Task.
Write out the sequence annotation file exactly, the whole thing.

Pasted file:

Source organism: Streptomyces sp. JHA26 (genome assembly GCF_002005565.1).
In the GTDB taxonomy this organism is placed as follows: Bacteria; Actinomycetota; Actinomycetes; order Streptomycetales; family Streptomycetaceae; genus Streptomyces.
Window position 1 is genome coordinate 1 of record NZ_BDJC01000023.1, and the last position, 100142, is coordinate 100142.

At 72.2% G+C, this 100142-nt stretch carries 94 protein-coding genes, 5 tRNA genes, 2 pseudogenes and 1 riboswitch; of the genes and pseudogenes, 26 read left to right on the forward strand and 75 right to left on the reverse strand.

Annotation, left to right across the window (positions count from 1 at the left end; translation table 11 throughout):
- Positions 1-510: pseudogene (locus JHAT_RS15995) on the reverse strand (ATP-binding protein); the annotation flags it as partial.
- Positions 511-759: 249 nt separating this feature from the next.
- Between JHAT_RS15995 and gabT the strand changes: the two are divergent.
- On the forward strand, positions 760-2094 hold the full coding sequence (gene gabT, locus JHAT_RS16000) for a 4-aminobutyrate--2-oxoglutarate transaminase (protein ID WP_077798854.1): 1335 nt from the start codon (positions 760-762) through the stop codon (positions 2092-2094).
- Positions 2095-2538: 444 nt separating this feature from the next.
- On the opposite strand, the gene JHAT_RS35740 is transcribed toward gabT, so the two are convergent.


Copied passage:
Source organism: Streptomyces sp. JHA26 (genome assembly GCF_002005565.1).
In the GTDB taxonomy this organism is placed as follows: Bacteria; Actinomycetota; Actinomycetes; order Streptomycetales; family Streptomycetaceae; genus Streptomyces.
Window position 1 is genome coordinate 1 of record NZ_BDJC01000023.1, and the last position, 100142, is coordinate 100142.

At 72.2% G+C, this 100142-nt stretch carries 94 protein-coding genes, 5 tRNA genes, 2 pseudogenes and 1 riboswitch; of the genes and pseudogenes, 26 read left to right on the forward strand and 75 right to left on the reverse strand.

Annotation, left to right across the window (positions count from 1 at the left end; translation table 11 throughout):
- Positions 1-510: pseudogene (locus JHAT_RS15995) on the reverse strand (ATP-binding protein); the annotation flags it as partial.
- Positions 511-759: 249 nt separating this feature from the next.
- Between JHAT_RS15995 and gabT the strand changes: the two are divergent.
- On the forward strand, positions 760-2094 hold the full coding sequence (gene gabT, locus JHAT_RS16000) for a 4-aminobutyrate--2-oxoglutarate transaminase (protein ID WP_077798854.1): 1335 nt from the start codon (positions 760-762) through the stop codon (positions 2092-2094).
- Positions 2095-2538: 444 nt separating this feature from the next.
- On the opposite strand, the gene JHAT_RS35740 is transcribed toward gabT, so the two are convergent.